Fire Safety Tips
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Fire Safety Tips

        The month of October is Fire Safety Month according to the National Fire Prevention Association. Fires are particularly dangerous to senior citizens, as people older than 65 are twice as likely to die or be seriously injured by a home fire. Because of physical setbacks like slower reflexes, loss of vision, problems with mobility, and cognitive impairments can make it harder to protect against a fire or deal with fire in the event that one occurs. As a caregiver or adult child of a senior, there are several ways to help protect your older loved ones.


  • Give your loved one’s home a fire safety inspection, keeping in mind these special circumstances:
    • Make sure that smoke alarms are installed in every room, and test them monthly, replacing the batteries according to the manufacturer’s recommendations. For loved ones who have hearing loss, choose smoke alarms that have high-intensity flashing lights, or are attached to a device that vibrates to shake the pillow or bed.
    • When considering mobility challenges, if your loved one lives in a multi-storey home, consider moving their bedroom to the first floor. This will make escape easier in the event of fire.
    • For homes with security bars, add emergency releases on the inside of the house to allow them to quickly open in an emergency.
    • When using space heaters, make sure to keep them at least three feet from any bedding, drapes, furniture, or other fire hazards. Many space heaters also have an automatic switch that turns them off should they fall over, making them safer to use indoors.
    • For homes with fireplaces, ensure regular inspections to make sure they’re safe to use, and install metal mesh in the front to prevent sparks from escaping.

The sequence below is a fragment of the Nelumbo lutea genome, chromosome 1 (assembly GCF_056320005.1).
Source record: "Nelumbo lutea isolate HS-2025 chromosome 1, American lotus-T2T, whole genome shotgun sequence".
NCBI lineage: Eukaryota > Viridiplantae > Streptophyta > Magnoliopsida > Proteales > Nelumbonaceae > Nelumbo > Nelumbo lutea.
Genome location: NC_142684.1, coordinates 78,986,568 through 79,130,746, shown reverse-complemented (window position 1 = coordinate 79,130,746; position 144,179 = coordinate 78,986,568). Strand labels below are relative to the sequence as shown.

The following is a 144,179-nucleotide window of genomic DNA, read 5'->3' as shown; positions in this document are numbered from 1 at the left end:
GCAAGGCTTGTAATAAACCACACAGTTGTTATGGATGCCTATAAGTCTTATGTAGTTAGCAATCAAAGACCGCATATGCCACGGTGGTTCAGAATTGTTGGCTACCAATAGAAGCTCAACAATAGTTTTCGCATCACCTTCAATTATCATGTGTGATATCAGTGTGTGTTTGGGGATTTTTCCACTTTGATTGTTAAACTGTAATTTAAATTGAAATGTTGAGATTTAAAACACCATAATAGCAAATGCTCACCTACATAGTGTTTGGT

• One of the biggest dangers to evacuation is clutter. Without clear, easily usable footpaths, one could find themselves trapped inside during a fire. Not to mention that many piles of clutter are themselves fire hazards.
    • If your loved one is a smoker, impress upon them the importance of never smoking in bed or when reclining. Make sure their ashtrays are large, deep, and tip-resistant, and only placed on flat surfaces. It’s also important never to smoke near oxygen tanks. There is no safe way to smoke in a home where oxygen is in use.
  • Make a fire safety plan.
    • Be sure your loved one knows the best escape routes from any given area of their home. Get a floorplan of their home and draw up an evacuation plan.
    • Conduct fire drills to rehearse what to do. Designate an outdoor meeting place and assign another member of the household to assist your elderly loved one in evacuations.
    • Be sure your loved one has a phone readily available, with either accompanying lists of important numbers, or already programmed into the phone.
  • Important reminders.
    • Space heaters should be turned off and unplugged when not in use, and should never be left running overnight.
    • Fireplaces are not to be used to burn trash.
    • When cooking, take care, and make sure they know to use a pan lid to extinguish grease fires and turn off the burner